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Because People Like to Say “Salsa”

June 14, 2010

I think Rick Bayless ought to hire the Mouse House Kitchen as his PR company, considering the amount of good publicity we give him.  And here we go again.  At the request of a party host to bring “chips and salsa” to his house this weekend, I made two Bayless salsas that are sure to impress anyone. They are so easy to make, and they both use almost identical ingredients, but the end results are quite different in both color and flavor.  The fresh tomatillo salsa takes about 5 minutes to make, and the spiciness can be adjusted – just scrape off the seeds and veins from the jalapeno if you want a mild salsa.  It will still be very flavorful and delicious.  The smoky chipotle salsa is spicy, but it’s also a cinch to make in very little time.  What follows is the shopping list for what you’ll need for both salsas – the individual recipes will tell you how much of each to use for each salsa.  Serve with tortilla chips or warm tortillas.  Enjoy!

Ingredients

1 lb. (about 8 medium) tomatillos, husked and rinsed

3 cloves garlic, peeled

1 jalapeno, stemmed and chopped

½ cup fresh cilantro

½ cup water

2 canned chipotles in adobo sauce

1 tsp. salt, divided

Fresh Tomatillo Salsa

Chop  ½ lb. (about 4 medium) tomatillos into quarters.  Place the tomatillos, 1 garlic clove, jalapeno, cilantro and ½ tsp. salt into a blender or food processor.  Pulse until coarsely pureed.  Add a little water if too thick. Use within one hour.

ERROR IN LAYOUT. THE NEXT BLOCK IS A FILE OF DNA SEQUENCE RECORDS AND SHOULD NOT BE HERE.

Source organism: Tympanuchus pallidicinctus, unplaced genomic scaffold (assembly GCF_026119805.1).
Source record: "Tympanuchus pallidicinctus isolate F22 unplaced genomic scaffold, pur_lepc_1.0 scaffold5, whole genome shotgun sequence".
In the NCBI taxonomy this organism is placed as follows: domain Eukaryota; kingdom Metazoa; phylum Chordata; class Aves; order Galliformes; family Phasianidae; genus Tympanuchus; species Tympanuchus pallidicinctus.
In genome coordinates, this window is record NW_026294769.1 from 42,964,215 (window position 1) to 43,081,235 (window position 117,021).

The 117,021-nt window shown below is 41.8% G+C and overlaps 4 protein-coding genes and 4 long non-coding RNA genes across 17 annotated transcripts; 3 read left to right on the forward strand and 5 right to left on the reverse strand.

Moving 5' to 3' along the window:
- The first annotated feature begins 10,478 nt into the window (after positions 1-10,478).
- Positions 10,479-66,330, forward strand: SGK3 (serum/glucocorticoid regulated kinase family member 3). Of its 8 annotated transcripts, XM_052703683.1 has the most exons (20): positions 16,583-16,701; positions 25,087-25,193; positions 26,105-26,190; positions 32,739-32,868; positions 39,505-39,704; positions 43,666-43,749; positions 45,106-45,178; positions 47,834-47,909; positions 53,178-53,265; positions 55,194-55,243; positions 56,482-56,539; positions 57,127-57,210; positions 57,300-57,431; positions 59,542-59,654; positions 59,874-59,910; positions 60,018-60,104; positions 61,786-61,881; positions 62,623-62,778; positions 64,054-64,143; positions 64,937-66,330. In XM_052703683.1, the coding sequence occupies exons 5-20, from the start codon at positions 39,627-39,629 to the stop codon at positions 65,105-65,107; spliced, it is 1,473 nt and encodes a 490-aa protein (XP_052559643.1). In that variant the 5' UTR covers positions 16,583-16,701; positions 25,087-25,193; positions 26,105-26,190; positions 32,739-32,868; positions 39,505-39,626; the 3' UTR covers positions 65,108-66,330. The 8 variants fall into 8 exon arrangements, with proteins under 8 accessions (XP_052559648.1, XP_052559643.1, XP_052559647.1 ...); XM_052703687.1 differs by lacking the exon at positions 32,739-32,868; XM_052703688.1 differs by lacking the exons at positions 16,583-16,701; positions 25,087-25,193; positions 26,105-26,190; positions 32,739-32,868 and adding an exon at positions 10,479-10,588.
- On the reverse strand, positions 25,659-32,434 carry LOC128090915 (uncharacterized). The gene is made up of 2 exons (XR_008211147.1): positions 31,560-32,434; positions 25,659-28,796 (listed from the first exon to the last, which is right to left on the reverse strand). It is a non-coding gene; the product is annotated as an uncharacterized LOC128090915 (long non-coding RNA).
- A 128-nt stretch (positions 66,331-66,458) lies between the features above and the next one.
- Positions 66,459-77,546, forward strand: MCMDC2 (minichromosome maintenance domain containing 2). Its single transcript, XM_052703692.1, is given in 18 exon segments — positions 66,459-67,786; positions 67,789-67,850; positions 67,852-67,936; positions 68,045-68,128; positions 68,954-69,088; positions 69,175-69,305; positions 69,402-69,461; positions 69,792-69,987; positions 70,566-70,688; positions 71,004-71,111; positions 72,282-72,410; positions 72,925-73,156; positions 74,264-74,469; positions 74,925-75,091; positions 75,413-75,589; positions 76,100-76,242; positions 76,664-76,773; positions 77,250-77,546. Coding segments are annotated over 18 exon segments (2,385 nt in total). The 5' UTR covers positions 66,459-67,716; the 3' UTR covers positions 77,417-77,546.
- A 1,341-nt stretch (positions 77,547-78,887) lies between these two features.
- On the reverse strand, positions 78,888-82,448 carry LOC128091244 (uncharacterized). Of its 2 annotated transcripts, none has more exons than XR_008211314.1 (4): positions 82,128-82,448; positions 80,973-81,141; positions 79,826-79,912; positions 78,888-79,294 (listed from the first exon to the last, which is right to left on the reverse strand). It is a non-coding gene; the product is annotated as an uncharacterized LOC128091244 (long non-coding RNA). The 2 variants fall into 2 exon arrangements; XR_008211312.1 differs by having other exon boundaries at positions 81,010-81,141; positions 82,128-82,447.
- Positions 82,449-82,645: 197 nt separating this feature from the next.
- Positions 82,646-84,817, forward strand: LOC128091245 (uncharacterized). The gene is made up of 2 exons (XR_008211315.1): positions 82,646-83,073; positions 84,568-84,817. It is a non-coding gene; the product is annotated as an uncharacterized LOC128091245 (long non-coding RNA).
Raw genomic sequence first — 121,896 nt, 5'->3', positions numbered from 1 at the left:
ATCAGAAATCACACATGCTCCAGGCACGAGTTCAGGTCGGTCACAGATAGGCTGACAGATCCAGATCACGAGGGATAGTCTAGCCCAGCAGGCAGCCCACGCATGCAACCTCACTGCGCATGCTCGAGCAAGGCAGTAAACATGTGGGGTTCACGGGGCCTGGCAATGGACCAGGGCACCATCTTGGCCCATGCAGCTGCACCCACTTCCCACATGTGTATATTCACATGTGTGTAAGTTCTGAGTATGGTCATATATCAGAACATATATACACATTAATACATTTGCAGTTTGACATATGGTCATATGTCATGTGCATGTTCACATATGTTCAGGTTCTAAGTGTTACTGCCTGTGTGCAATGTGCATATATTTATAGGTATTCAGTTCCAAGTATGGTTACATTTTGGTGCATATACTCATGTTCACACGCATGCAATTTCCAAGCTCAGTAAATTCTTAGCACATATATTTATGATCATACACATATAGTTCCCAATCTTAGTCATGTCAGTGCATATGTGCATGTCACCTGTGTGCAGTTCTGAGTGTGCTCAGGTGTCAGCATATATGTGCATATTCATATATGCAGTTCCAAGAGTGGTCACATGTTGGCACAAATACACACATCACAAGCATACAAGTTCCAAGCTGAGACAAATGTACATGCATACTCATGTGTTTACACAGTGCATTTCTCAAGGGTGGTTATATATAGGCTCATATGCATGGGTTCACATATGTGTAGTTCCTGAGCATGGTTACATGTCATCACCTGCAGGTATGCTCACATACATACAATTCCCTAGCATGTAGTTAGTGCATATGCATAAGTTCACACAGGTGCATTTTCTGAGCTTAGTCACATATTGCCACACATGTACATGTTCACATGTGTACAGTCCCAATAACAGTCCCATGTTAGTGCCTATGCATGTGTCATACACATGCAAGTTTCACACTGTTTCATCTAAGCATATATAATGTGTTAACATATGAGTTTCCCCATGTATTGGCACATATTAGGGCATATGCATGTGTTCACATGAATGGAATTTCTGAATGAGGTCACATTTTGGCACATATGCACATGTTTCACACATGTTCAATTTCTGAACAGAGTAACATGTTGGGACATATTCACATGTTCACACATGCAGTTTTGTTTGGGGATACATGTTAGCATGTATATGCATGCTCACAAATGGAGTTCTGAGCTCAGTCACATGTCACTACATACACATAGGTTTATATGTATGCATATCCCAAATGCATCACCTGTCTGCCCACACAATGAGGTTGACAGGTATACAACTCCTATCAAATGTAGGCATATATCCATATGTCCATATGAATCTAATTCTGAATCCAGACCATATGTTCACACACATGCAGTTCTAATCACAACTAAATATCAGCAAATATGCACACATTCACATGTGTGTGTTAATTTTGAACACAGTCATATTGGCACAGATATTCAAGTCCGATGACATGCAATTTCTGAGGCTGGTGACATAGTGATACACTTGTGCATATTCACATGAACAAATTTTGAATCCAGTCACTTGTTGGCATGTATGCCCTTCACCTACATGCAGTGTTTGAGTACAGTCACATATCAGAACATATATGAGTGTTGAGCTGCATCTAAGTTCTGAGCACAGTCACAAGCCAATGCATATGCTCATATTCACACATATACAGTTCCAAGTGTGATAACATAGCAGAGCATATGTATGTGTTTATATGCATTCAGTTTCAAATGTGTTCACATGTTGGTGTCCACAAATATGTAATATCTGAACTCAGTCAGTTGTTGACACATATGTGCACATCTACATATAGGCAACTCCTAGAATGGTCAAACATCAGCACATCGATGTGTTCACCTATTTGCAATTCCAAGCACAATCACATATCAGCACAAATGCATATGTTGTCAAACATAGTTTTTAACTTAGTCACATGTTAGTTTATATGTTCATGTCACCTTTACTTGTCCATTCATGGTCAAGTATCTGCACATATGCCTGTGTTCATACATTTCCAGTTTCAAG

Smoky Chipotle Salsa

Heat a non-stick skillet over med-high heat.  Cut ½ lb. (about 4 medium) tomatillos in half.  Place tomatillos cut-side down in skillet with 2 cloves garlic, and cook until well-browned, about 3-4 minutes.  Turn tomatillos and garlic over and brown other side, another 3-4 minutes. Scoop tomatillos and garlic into a blender or food processor, along with chipotles, ½ tsp. salt and water. Pulse until blended, transfer to serving bowl and let cool.  Eat!

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4 comments

  1. […] Fresh salsa is critical – pouring on the Old El Paso just won’t cut it.  We recommend one of these quick and easy winners.  Of course if you just can’t bring yourself to use the crunchy U-shaped shell, filling a nice […]


  2. thanks for these two salsa recipes–they look muy bueno!

    If you are into short cuts, at least on occasion (I know I am!), then a quick tomatillo salsa can be had in seconds if you start with a store bought bottle of salsa verde (Goya’s is passable). In a food processor combine fresh garlic, fresh cilantro, jalapeno peppers (as many as you like), and fresh lime juice. Pulse until combined and to the consistency you prefer. Then add to the store bought salsa verde. It’s great for dip–but we usually use it in chicken enchiladas. Mmmmm…


    • Sounds like it’s the same, you just skip the tomatillo step. But I’m sure it’s still good. 🙂
      And honestly, the Frontera brand of tomatillo salsa (Rick Bayless’ brand) is really really good for store-bought. Thanks for commenting!


  3. […] adding a layer of buttery creaminess to the dish.  We recommend either making your own salsa (one of these will do), or using Bayless’ brand Frontera if your supermarket carries it. Serve these with some fresh […]



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